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Thinking Big

May 21st, 2013 | 2 Comments »
Recently I saw a photo of a giant yellow ducky floating in Hong Kong harbour. Called Spreading Joy Around the World, it's by the Dutch artist Florentijn Hofman. And it is BIG: 54 ft, or 16.5 metres, tall. The artist said it was intended to make people feel happy. It worked. It made me smile. It also set me thinking about the impact of size in a landscape. At Glen Villa, the Big Chair always brings a smile. From a distance, it’s hard to appreciate the scale. But once someone

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Memorials, Memory Posts and Columns: Commemorating the Past at Glen Villa

May 7th, 2013 | 2 Comments »
What makes a good memorial? This question continues to occupy my mind, and not only because of the memorials I saw recently in Washington, D.C. and wrote about here.   For more than two years I’ve been thinking about a creating a memorial to my mother who died in 2010 at the age of 97, after a full and estimable life.   Already in the woods at Glen Villa now are memorials to other family members. I call these memorials memory posts, and for me they commemorate the lives of people who were

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Washington, the Monumental City

April 5th, 2013 | 2 Comments »
I spent Easter weekend visiting Washington D.C. with my husband and my sister. We were hoping to see cherry blossoms colouring the sky but it has been too cold and the buds are only now beginning to open. So no photos of pink blossoms, although the photo below shows how gloriously bent and mis-shapen the trees are, monuments to time and the up-keep provided by the National Park Service. Cherry trees beside Washington's Tidal Basin   Instead of admiring cherry blossoms, we visited museums and two of Washington’s newer memorials.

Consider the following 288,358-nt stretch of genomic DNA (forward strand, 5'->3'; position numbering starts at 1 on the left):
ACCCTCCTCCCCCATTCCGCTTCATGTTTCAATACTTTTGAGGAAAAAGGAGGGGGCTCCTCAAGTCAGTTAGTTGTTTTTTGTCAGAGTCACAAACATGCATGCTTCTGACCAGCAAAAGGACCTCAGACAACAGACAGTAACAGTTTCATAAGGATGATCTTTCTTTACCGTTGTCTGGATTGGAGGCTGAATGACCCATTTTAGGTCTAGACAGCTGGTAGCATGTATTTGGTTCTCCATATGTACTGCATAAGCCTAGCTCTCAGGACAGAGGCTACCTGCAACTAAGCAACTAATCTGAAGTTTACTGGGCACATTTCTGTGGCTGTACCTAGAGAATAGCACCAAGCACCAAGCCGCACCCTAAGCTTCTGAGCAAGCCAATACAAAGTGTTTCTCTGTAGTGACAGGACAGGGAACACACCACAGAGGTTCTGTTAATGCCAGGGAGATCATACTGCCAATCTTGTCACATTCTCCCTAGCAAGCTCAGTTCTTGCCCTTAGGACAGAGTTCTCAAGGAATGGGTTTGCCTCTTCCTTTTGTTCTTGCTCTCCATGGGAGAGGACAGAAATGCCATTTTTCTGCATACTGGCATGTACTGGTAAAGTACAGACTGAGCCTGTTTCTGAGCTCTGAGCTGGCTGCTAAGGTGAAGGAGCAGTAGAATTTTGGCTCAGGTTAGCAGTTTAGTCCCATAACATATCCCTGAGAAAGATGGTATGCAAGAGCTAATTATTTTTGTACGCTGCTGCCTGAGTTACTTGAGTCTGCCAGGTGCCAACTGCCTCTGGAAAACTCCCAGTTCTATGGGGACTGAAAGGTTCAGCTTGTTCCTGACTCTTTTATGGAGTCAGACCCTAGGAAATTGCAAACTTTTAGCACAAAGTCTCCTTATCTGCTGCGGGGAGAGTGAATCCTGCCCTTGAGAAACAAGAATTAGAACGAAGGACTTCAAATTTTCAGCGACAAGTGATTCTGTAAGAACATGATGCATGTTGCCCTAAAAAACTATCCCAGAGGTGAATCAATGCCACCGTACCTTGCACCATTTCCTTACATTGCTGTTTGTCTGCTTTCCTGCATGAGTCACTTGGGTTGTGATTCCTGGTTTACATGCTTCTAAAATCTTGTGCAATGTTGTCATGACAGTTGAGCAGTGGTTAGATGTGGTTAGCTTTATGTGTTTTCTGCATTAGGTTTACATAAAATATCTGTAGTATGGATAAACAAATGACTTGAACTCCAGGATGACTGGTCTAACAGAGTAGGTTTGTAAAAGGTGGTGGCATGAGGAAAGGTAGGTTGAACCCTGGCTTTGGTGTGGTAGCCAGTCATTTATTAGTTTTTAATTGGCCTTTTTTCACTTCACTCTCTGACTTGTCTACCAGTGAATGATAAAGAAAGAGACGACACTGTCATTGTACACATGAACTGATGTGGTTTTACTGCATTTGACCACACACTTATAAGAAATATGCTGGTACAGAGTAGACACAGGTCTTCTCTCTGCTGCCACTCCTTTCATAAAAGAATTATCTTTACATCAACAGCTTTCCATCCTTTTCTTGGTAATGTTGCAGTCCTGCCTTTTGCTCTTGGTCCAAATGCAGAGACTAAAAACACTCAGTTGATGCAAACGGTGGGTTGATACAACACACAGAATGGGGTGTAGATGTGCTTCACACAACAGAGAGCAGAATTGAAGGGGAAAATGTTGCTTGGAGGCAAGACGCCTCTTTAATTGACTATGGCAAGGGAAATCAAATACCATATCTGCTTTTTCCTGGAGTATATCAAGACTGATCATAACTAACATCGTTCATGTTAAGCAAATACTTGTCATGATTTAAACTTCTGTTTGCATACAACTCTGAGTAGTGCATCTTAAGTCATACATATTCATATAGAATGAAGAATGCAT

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In Transit / En Route: Part Three, the final installment

March 19th, 2013 | No Comments »
Several weeks ago I started a three-part series about an art installation at Glen Villa called In Transit / en Route. I posted the first two parts and intended to post the third in week three. But California and all I saw there captured my attention and my blogging time. So the third part of In Transit / en Route went to the bottom of the pile. Finally, though, it is back at the top. So here it is, the third and final installment. If you want to read (or re-read) the

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In Transit / En Route: part 2

February 20th, 2013 | No Comments »
The In Transit / En Route trail starts at the edge of a field. with a sign that asks a rather odd question. Where are you? Où êtes-vous? As I wrote in my previous post (In Transit / En Route: the beginning), the words aren't easy to read. The letters are small and the words run together with no breaks. Once someone figures out the question, though, it usually makes them laugh. They make a joke, another person responds, and they laugh as they come up with different answers to this question that